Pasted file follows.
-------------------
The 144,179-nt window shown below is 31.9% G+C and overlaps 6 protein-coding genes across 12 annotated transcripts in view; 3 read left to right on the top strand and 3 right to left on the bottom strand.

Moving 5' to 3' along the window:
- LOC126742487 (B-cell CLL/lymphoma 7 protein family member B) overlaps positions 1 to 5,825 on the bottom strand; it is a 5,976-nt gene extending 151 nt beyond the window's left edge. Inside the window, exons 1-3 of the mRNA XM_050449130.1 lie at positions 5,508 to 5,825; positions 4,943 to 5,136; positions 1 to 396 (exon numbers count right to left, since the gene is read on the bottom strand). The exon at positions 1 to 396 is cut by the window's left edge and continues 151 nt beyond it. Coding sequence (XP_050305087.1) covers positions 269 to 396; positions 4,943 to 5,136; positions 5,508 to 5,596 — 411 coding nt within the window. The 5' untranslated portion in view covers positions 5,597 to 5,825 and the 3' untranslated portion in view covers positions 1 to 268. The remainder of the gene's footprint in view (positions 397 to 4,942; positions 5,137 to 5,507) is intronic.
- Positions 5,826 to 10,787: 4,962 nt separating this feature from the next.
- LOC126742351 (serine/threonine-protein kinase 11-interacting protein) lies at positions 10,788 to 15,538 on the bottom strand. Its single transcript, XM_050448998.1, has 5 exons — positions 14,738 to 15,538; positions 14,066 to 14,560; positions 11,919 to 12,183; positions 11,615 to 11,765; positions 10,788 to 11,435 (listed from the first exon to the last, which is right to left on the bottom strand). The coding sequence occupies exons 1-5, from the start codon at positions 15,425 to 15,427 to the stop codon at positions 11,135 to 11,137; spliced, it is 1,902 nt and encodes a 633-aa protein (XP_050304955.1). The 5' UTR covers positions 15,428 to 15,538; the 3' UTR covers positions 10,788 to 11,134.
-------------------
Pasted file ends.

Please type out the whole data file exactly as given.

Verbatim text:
The 144,179-nt window shown below is 31.9% G+C and overlaps 6 protein-coding genes across 12 annotated transcripts in view; 3 read left to right on the top strand and 3 right to left on the bottom strand.

Moving 5' to 3' along the window:
- LOC126742487 (B-cell CLL/lymphoma 7 protein family member B) overlaps positions 1 to 5,825 on the bottom strand; it is a 5,976-nt gene extending 151 nt beyond the window's left edge. Inside the window, exons 1-3 of the mRNA XM_050449130.1 lie at positions 5,508 to 5,825; positions 4,943 to 5,136; positions 1 to 396 (exon numbers count right to left, since the gene is read on the bottom strand). The exon at positions 1 to 396 is cut by the window's left edge and continues 151 nt beyond it. Coding sequence (XP_050305087.1) covers positions 269 to 396; positions 4,943 to 5,136; positions 5,508 to 5,596 — 411 coding nt within the window. The 5' untranslated portion in view covers positions 5,597 to 5,825 and the 3' untranslated portion in view covers positions 1 to 268. The remainder of the gene's footprint in view (positions 397 to 4,942; positions 5,137 to 5,507) is intronic.
- Positions 5,826 to 10,787: 4,962 nt separating this feature from the next.
- LOC126742351 (serine/threonine-protein kinase 11-interacting protein) lies at positions 10,788 to 15,538 on the bottom strand. Its single transcript, XM_050448998.1, has 5 exons — positions 14,738 to 15,538; positions 14,066 to 14,560; positions 11,919 to 12,183; positions 11,615 to 11,765; positions 10,788 to 11,435 (listed from the first exon to the last, which is right to left on the bottom strand). The coding sequence occupies exons 1-5, from the start codon at positions 15,425 to 15,427 to the stop codon at positions 11,135 to 11,137; spliced, it is 1,902 nt and encodes a 633-aa protein (XP_050304955.1). The 5' UTR covers positions 15,428 to 15,538; the 3' UTR covers positions 10,788 to 11,134.